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With lower launch costs, Japan's next-gen H3 rocket aims for global success

The Japan Times

Japan's mainstay next-generation H3 rocket, developed by Mitsubishi Heavy Industries Ltd. and the Japan Aerospace Exploration Agency (JAXA), is now in the final stages of preparation for its first launch, to be conducted by the end of March 2022. By keeping the launch cost of each rocket at half the conventional price, at ¥5 billion, developers aim to attract a wide range of commercial demand, including launching satellites for organizations overseas. But with foreign companies such as U.S.-based SpaceX ahead of the game in offering low-cost rocket transport, some are asking whether there are opportunities for Japanese rockets to compete against their overseas rivals. On March 17, the first test model of the H3 rocket made its debut at the launch site at the Tanegashima Space Center in Kagoshima Prefecture, as it was assembled, received fuels and underwent checking procedures down to the countdown just before the rocket launch. JAXA celebrated the milestone, saying it had overcome one of the "biggest mountains."


AUTOSHOW Baidu expects to supply self-driving system to 1 mln cars in 3-5 years

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Chinese technology giant Baidu Inc (9888.HK) expects to supply its Apollo autonomous driving system to 1 million cars in the next three to five years, a senior company executive said on Monday. Li Zhenyu, senior corporate vice president at Baidu, made the remarks at the 2021 Shanghai motor show. Baidu established its autonomous driving unit Apollo in 2017. The unit mainly supplies technology powered by artificial intelligence and works with automakers such as Geely (GEELY.UL), Ford Motor Co (F.N) and GAC (601238.SS). In January, Baidu said it would set up a company with Geely to make smart electric vehicles (EV), which will count on Baidu's intelligent driving capabilities and Geely's car manufacturing expertise.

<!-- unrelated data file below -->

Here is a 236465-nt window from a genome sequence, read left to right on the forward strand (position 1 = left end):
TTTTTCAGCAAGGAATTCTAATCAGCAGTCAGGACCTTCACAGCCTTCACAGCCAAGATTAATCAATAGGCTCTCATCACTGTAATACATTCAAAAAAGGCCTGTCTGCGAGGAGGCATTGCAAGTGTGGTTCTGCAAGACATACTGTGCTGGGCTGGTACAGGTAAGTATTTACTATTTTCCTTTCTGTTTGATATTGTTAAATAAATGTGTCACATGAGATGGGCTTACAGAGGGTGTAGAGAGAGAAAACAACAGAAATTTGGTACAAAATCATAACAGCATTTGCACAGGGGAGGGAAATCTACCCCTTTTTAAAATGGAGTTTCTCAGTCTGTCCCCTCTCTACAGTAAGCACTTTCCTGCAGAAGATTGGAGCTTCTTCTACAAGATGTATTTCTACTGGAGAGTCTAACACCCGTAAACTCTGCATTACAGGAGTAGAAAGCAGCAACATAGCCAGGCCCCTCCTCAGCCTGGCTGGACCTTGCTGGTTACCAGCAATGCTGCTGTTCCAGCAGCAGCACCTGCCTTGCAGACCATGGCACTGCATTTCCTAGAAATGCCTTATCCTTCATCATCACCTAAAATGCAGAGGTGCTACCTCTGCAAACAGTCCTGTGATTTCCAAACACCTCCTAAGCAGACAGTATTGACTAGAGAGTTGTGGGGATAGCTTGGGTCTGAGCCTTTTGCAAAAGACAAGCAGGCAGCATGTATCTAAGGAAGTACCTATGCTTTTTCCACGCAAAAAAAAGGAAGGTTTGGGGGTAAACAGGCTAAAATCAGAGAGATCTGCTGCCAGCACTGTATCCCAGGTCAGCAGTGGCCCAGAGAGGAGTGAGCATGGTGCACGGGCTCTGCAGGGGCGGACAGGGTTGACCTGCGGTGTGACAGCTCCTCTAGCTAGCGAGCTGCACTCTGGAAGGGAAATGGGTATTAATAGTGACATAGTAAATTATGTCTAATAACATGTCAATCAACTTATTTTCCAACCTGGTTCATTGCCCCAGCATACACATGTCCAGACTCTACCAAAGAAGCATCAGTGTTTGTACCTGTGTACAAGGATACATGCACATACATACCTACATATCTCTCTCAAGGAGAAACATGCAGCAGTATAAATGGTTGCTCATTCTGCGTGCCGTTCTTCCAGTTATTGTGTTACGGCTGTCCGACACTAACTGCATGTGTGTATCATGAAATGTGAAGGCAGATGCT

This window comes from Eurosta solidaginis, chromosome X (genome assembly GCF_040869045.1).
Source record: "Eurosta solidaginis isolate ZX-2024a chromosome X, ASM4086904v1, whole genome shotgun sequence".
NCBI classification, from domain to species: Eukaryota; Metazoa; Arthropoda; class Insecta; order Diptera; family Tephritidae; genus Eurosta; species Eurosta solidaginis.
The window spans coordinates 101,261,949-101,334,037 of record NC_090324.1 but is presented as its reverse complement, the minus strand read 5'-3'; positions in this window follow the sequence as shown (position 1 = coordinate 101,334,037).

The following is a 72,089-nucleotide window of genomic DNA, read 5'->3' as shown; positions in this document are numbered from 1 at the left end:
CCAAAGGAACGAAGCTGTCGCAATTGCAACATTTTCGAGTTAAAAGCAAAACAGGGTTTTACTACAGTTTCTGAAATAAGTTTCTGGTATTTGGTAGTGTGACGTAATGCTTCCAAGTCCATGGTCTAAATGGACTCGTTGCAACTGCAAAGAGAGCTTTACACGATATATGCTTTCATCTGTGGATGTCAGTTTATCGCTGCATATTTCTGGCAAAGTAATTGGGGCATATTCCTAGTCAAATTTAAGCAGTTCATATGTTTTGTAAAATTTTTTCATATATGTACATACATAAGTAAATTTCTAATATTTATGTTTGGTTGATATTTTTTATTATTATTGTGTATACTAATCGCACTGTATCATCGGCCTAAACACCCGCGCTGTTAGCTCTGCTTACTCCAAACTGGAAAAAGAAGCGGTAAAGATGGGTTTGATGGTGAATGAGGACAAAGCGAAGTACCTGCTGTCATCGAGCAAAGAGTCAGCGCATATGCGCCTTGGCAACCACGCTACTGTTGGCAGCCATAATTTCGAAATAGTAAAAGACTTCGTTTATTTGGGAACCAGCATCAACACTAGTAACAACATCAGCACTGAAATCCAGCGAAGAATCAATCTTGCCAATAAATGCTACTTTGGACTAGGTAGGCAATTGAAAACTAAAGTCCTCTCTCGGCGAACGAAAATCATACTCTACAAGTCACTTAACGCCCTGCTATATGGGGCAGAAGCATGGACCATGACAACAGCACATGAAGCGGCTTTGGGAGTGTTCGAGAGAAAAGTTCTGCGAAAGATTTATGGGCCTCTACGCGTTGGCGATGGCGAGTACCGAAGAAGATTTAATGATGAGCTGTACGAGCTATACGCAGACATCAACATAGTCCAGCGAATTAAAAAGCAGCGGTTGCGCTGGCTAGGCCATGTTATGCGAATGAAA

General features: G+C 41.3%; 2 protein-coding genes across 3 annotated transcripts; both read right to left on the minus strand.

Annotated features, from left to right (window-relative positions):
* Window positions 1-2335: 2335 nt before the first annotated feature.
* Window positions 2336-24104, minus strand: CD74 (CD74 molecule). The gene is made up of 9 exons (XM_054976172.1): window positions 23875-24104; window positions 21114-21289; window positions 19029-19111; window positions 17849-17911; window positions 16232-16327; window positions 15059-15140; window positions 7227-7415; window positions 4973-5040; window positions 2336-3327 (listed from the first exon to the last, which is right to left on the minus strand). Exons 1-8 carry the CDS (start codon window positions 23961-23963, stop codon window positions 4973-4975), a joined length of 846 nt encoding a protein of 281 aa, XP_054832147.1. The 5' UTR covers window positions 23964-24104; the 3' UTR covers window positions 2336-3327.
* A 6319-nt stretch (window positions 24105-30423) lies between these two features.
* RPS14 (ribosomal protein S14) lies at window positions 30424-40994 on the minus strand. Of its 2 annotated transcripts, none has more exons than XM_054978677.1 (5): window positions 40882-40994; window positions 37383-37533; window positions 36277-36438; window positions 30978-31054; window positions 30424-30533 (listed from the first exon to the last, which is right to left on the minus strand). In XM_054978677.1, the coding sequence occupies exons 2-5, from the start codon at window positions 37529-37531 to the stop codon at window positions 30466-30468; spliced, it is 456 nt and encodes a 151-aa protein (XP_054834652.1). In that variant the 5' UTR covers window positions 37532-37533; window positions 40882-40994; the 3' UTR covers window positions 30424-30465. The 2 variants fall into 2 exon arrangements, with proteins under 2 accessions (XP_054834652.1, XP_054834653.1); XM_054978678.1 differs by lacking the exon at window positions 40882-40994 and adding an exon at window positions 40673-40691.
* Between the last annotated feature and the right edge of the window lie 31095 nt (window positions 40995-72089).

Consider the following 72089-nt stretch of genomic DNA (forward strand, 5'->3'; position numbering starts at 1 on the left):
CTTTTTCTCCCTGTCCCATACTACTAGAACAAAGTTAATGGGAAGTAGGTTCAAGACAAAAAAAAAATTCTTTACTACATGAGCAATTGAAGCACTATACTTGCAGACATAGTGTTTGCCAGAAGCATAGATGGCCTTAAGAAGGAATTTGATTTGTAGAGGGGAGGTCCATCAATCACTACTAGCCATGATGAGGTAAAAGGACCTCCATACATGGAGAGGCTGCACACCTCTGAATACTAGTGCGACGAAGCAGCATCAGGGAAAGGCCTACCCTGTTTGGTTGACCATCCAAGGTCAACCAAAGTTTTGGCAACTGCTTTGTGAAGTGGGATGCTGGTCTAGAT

Volvo partners with China's DiDi Chuxing to build fleet of self-driving cars

Mashable

Volvo is partnering with DiDi Chuxing's Autonomous Driving division to build a fleet of self-driving vehicles, the companies announced Monday. DiDi, a Chinese Uber competitor with more than 550 million users and tens of millions of drivers, is providing its self-driving hardware platform called Gemini, which will be deployed into Volvo's XC90 SUVs. The companies expect for these vehicles to eventually be driverless robotaxis. "In expanding partnerships with global automotive industry leaders, we believe shared, electric and autonomous vehicle networks will be crucial for future urban transport systems to achieve the highest safety and sustainability standards," Bob Zhang, CEO of DiDi Autonomous Driving and CTO of DiDi Chuxing, said in a statement. SEE ALSO: Volvo announces C40 Recharge crossover and says it's going all electric by 2030 Volvo already provided its smaller, XC60 SUVs for DiDi's robotaxi pilot program in Shanghai in 2020.


IBM to acquire myInvenio with an eye on AI-enabled automation

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During the coronavirus pandemic, digital transformation and automation efforts have accelerated as organizations look to streamline workflows and reduce operational costs. On Thursday, IBM announced a definitive agreement to acquire Italy-based process mining software company, myInvenio. "Digital transformation is accelerating across industries as companies face increasing challenges with managing critical IT systems and complex business applications that span the hybrid cloud landscape," said Dinesh Nirmal, general manager, IBM Automation. The move highlights IBM's investments to provide an AI-enabled automation suite "one-stop shop" for organizations, the company said, with capabilities such as robotic process automation, document processing and process mining among others. IBM said the acquisition will provide companies with "data-driven software" in areas such as sales, production and accounting and could help organizations identify processes for potential AI-enabled automation.


The Place for Artificial Intelligence in Education